“We at Camden Arts Centre are Exceedingly Proud to Present an Exhibition of Capable Artworks by the Notable Hand of the Celebrated American, Kara Elizabeth Walker, Negress.” at Camden Arts Centre, London.
NOIT Journal Launch, at Flat-Time House, London.
From Kara Walker at the Camden Arts Centre, to John Latham at the Flat-Time House; from the visceral, to the cerebral (but that’s more about playing with words than a fair assessment of the two shows – although it does tell you something fairly basic about certain features of each show; I’m pretty sure there were never so many representations of penises in Latham’s work, as there are no scientific formulae in Walker’s, to my knowledge).
The events that Walker represents in her silhouettes seem stuck in their time, by their development and exploitation of an extreme imaginary of the history of slavery as it took place in the American South; whereas Latham’s works (at least in their meaning) have no such specificity of time and event, but are all about time and event as qualities in a very scientific sense, and as these pertain to the creative act.
Although Latham’s work might be said to have a certain style of the period when they were made, a style of the British-flavours of conceptual art (Art & Language, Liliane Lijn, to name two). But this recognition of a style might be said to incorporate as much of an imaginary as the recognition of the imagery that Walker exploits.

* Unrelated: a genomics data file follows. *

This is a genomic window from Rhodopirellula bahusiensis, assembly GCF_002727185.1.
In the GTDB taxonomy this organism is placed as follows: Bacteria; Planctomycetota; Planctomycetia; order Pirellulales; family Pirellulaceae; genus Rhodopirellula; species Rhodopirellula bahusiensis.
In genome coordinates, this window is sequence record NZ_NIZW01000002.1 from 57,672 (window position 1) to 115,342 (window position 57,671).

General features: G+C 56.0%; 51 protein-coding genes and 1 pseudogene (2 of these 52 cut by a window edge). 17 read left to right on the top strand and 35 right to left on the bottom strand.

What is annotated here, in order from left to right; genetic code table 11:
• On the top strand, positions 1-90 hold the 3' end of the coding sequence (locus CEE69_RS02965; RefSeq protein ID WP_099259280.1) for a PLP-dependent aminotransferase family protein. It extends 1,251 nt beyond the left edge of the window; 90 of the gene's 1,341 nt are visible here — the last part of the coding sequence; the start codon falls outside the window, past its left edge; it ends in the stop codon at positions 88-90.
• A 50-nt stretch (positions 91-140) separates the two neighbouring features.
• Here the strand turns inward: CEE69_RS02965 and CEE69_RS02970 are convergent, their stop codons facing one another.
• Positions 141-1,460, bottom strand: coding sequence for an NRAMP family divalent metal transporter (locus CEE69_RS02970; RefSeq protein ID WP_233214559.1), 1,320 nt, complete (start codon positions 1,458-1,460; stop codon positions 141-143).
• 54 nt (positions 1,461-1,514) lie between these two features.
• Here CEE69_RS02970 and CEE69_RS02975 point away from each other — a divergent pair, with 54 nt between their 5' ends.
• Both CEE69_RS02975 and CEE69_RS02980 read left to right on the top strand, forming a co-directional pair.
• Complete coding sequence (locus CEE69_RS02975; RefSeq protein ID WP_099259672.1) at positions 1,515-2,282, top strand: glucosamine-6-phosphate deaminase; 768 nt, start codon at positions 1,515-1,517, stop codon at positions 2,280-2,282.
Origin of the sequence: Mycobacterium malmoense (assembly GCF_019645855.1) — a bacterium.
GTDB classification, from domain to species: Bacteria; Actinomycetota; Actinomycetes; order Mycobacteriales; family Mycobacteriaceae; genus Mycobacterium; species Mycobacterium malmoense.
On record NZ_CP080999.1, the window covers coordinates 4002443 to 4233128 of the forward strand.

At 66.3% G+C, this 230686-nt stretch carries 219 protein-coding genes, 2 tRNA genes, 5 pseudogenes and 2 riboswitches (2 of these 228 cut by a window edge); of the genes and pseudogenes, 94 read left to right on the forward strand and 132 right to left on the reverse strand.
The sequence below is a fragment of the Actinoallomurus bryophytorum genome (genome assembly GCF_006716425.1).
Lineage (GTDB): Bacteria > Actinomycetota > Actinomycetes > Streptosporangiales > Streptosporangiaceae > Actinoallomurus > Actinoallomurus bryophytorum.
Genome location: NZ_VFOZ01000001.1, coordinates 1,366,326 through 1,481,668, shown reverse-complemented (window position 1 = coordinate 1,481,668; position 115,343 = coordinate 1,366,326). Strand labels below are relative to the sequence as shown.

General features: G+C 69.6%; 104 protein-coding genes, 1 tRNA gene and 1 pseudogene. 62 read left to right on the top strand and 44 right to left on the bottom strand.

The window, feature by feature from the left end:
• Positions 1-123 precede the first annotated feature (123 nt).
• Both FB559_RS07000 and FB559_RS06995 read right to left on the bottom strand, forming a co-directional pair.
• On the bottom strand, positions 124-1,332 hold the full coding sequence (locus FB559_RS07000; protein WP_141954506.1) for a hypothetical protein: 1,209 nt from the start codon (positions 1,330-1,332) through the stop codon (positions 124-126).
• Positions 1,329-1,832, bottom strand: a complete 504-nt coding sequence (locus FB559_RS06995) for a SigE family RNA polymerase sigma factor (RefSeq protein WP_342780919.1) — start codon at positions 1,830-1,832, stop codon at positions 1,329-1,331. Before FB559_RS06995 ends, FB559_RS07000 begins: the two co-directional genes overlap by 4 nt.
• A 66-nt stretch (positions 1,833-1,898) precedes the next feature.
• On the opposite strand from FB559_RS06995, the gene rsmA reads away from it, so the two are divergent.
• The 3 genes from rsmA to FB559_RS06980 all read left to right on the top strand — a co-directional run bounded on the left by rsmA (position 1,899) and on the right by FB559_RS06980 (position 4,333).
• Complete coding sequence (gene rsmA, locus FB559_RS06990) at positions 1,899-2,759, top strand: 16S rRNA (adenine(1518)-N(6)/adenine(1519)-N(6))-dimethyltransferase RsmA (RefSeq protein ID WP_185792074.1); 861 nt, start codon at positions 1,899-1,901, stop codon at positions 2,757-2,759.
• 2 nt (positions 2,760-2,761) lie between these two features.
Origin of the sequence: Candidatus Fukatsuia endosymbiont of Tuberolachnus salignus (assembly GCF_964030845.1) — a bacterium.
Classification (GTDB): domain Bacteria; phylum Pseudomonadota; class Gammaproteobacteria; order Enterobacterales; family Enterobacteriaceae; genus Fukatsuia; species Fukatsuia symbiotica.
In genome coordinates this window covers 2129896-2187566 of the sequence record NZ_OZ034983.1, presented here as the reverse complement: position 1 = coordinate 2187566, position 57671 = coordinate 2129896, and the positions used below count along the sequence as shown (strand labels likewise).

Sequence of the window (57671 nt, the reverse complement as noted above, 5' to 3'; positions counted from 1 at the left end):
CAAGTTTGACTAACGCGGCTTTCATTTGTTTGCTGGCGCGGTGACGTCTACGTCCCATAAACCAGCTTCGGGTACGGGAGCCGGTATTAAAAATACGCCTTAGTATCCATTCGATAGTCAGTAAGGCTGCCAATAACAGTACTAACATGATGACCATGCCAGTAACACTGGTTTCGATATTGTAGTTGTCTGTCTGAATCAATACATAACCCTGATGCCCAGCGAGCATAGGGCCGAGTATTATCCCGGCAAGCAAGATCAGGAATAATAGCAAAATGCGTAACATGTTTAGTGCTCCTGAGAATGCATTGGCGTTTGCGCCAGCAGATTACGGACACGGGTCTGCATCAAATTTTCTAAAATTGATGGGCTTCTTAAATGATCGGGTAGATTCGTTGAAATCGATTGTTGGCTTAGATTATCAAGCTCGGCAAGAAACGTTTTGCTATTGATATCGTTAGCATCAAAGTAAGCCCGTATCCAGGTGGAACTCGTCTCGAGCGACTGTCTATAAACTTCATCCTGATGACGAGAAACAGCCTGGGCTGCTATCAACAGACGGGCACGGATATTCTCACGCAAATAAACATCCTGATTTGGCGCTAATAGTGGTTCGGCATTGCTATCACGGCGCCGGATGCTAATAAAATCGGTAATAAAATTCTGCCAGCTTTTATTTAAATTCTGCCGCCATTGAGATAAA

Nevertheless, it is difficult to imagine two more different artists.
To focus primarily on Walker’s work, the way I have characterised it as being stuck in a time, I am suggesting is problematic. They have an interesting relationship to the development of Walker’s artworks. At this point it seems as if her format and imagery has been mined to exhaustion, and now to be actually self-creating its subject matter (although perhaps they always were). From work that draws attention to existing tropes and stereotypes, we seem to have reached a stage where these silhouettes are pushed to become a completely new set of stereotypes – Walker’s own creations rather than a reflection of a historical situation. Is this not problematic? Is the work not now creating that world which it originally accused history and society of brushing under the carpet?
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